Now, what you have is a feed for the lights that can be disconnected by unplugging the receptacle. The receptacle is still in perfect working order.
Plug the UPS and the lighting circuit into the receptacle for 8 hours until the UPS charges. Then, unplug the lighting receptacle from the receptacle and plug it into the UPS.
The UPS has the automatic transfer built in. No back feeding. No jury rigging. Nothing against code I know of.
Anita Snugsnatch
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On Thursday, February 13, 2014 11:35:53 AM UTC-5, Metspitzer wrote:

I don't think you'll find SO cord listed in the NEC as an acceptable wiring material for branch circuits, so there's that.

The receptacle that you've now connected to the panel circuit breaker isn't the problem. That's permissible. It's the branch circuit that you've disconnected and what you're doing with it that's the problem.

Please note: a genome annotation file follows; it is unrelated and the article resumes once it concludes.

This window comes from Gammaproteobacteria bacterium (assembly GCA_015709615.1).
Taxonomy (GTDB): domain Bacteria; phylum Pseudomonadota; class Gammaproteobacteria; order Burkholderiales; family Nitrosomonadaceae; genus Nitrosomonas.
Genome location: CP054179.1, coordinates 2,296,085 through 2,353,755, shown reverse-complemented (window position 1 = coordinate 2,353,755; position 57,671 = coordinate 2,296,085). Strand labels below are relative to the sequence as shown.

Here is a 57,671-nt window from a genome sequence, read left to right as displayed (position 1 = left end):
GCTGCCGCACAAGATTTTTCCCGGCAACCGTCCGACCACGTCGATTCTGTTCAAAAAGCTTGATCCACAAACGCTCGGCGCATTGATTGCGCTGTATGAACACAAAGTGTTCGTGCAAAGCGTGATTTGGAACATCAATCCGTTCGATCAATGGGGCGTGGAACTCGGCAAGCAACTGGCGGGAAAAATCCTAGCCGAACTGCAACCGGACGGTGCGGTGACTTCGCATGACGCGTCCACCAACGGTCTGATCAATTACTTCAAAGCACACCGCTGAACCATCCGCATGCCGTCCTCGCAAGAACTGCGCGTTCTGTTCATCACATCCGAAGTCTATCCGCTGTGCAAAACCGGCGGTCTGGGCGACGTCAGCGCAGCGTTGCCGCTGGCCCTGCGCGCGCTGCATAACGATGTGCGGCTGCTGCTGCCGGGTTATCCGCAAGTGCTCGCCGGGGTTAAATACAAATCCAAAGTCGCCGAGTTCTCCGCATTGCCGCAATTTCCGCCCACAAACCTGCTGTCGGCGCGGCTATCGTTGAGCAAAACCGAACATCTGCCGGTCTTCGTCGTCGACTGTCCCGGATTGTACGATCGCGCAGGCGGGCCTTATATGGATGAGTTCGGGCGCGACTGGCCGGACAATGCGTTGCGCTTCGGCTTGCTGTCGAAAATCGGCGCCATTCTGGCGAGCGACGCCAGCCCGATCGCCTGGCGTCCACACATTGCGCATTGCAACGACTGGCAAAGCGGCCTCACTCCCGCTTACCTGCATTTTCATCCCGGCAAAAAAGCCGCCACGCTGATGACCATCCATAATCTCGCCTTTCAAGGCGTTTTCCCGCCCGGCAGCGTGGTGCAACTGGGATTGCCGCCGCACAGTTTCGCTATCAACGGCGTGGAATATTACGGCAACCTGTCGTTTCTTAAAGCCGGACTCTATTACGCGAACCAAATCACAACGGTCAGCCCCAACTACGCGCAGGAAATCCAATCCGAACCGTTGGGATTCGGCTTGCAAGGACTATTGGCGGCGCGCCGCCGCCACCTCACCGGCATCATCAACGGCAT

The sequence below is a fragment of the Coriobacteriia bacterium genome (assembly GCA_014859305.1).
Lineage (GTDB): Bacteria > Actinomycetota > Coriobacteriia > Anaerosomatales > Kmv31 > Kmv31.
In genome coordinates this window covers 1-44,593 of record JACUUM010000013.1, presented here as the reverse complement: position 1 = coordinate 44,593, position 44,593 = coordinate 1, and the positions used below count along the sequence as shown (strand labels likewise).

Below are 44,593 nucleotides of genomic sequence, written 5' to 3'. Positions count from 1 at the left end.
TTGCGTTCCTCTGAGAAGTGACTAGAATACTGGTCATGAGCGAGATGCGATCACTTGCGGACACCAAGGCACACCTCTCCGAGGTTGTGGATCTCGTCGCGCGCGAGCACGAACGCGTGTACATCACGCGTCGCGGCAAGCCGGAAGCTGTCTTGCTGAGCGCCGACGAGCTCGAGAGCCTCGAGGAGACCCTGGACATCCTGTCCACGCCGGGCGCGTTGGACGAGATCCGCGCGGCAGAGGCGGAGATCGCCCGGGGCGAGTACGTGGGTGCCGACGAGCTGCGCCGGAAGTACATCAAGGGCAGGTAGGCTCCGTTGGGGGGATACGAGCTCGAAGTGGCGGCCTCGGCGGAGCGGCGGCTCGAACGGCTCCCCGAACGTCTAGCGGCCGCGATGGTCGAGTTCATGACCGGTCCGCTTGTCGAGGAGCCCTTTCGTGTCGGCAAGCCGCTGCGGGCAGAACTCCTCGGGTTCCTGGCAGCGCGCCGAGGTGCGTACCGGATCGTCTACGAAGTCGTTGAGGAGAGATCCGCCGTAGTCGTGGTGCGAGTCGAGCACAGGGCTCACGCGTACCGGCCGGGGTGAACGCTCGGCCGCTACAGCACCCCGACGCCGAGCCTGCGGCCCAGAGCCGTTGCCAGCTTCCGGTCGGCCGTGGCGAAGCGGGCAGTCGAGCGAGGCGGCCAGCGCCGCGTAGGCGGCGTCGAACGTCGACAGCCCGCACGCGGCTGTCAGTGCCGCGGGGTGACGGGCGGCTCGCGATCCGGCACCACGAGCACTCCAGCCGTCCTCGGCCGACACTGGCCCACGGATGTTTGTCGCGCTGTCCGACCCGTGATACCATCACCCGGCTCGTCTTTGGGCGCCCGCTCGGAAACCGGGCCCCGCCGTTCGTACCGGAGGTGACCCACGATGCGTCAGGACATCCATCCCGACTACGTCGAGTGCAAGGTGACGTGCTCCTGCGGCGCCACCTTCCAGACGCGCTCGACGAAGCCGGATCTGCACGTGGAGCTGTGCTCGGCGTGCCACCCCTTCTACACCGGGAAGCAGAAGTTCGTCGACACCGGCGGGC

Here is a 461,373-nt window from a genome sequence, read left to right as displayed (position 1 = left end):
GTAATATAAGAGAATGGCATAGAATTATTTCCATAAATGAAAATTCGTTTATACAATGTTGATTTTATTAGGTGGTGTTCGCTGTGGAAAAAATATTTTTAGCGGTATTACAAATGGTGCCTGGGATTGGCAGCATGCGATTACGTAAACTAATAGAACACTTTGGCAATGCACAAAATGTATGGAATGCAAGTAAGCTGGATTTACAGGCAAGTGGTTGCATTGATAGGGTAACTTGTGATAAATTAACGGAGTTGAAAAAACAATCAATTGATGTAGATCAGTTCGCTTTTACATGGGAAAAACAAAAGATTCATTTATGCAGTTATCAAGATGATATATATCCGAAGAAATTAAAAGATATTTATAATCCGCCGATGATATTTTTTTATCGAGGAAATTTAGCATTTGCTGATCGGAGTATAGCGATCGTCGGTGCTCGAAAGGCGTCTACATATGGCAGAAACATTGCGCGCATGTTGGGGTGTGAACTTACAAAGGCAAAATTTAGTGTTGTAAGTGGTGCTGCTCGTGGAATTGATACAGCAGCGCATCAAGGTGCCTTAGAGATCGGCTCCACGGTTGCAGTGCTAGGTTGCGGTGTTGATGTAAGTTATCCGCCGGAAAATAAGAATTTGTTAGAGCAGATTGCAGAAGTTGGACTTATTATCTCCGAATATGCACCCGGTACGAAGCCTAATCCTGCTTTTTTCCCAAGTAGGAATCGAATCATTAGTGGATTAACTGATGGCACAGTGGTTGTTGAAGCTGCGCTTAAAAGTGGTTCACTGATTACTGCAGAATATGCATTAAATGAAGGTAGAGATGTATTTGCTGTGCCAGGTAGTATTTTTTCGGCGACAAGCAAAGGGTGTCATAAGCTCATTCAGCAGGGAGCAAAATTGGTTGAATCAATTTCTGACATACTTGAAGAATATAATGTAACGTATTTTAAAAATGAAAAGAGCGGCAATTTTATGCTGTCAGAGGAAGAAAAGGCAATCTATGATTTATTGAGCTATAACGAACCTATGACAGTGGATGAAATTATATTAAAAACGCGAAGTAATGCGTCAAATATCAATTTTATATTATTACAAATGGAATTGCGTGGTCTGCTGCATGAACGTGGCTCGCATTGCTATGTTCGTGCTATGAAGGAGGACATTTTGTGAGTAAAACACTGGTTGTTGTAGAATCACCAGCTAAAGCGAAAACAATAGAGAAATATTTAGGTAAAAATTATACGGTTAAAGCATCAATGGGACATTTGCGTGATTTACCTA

So now you have a branch circuit plugged on a cord plugged into a receptacle, ie not permanently wired. I'm sure that's a code violation.
Then, unplug the lighting receptacle from the

And there is the next problem. You now have a branch circuit that's on a cord and the branch circuit protection, ie the breaker in the panel, is no longer protecting the circuit. You could take a 15A branch circuit that's wired with 14 gauge and plug it into a 20A UPS or generator outlet. Or another outlet in the house that's 20A for that matter, when the alternate power source isn't used.
And I would think it may violate other sections of the code, for example grounding conductors. I would expect that you'd find that the grounding for light fixtures, circuits, etc calls for a continous uninterruped ground connection back to the main ground at the panel. By inserting a corded plug that can be unplugged, you're changing what should be permanent into something that can be unplugged.

Taking an existing branch circuit off it's over current protection, ie breaker, at the panel and putting in on a cord and plug sure sounds like j rigging to me. And it's clearly against code. Perhaps Gfre or Bud would like to weigh in on this.
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wrote: